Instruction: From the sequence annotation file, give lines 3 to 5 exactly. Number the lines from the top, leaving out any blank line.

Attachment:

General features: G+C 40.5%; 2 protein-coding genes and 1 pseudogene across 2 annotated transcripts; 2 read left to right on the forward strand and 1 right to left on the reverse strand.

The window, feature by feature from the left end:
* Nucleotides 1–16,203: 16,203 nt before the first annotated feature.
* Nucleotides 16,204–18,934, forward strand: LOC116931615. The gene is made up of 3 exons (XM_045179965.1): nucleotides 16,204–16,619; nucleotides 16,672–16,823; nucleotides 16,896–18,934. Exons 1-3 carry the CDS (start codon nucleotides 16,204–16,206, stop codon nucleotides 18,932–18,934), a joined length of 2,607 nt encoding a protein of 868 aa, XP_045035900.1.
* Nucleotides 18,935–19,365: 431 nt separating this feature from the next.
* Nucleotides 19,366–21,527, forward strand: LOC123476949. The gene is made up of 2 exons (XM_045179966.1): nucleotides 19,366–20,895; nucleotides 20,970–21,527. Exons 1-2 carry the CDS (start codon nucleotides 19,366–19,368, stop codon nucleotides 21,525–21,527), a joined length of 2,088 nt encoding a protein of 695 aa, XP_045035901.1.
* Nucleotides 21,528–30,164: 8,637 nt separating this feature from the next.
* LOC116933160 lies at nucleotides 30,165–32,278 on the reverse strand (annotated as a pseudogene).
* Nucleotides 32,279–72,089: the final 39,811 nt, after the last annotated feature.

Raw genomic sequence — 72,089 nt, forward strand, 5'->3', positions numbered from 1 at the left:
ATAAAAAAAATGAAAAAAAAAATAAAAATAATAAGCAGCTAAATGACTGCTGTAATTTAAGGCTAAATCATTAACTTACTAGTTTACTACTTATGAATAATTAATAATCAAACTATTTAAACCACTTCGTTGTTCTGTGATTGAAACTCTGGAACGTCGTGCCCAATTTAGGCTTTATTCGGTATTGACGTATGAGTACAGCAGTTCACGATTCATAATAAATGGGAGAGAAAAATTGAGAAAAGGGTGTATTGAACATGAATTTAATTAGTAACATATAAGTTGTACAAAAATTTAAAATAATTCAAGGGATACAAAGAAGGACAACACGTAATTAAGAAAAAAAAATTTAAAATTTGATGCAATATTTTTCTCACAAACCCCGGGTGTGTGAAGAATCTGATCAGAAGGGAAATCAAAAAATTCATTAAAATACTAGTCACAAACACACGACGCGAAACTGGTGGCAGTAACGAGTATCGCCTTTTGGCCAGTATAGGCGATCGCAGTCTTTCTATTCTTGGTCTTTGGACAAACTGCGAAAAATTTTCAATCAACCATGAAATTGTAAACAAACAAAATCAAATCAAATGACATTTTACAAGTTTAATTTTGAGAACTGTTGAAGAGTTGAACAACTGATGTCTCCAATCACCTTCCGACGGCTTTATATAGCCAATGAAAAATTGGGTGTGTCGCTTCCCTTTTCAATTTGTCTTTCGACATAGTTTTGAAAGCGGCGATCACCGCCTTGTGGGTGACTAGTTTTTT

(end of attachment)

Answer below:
* Nucleotides 1–16,203: 16,203 nt before the first annotated feature.
* Nucleotides 16,204–18,934, forward strand: LOC116931615. The gene is made up of 3 exons (XM_045179965.1): nucleotides 16,204–16,619; nucleotides 16,672–16,823; nucleotides 16,896–18,934. Exons 1-3 carry the CDS (start codon nucleotides 16,204–16,206, stop codon nucleotides 18,932–18,934), a joined length of 2,607 nt encoding a protein of 868 aa, XP_045035900.1.
* Nucleotides 18,935–19,365: 431 nt separating this feature from the next.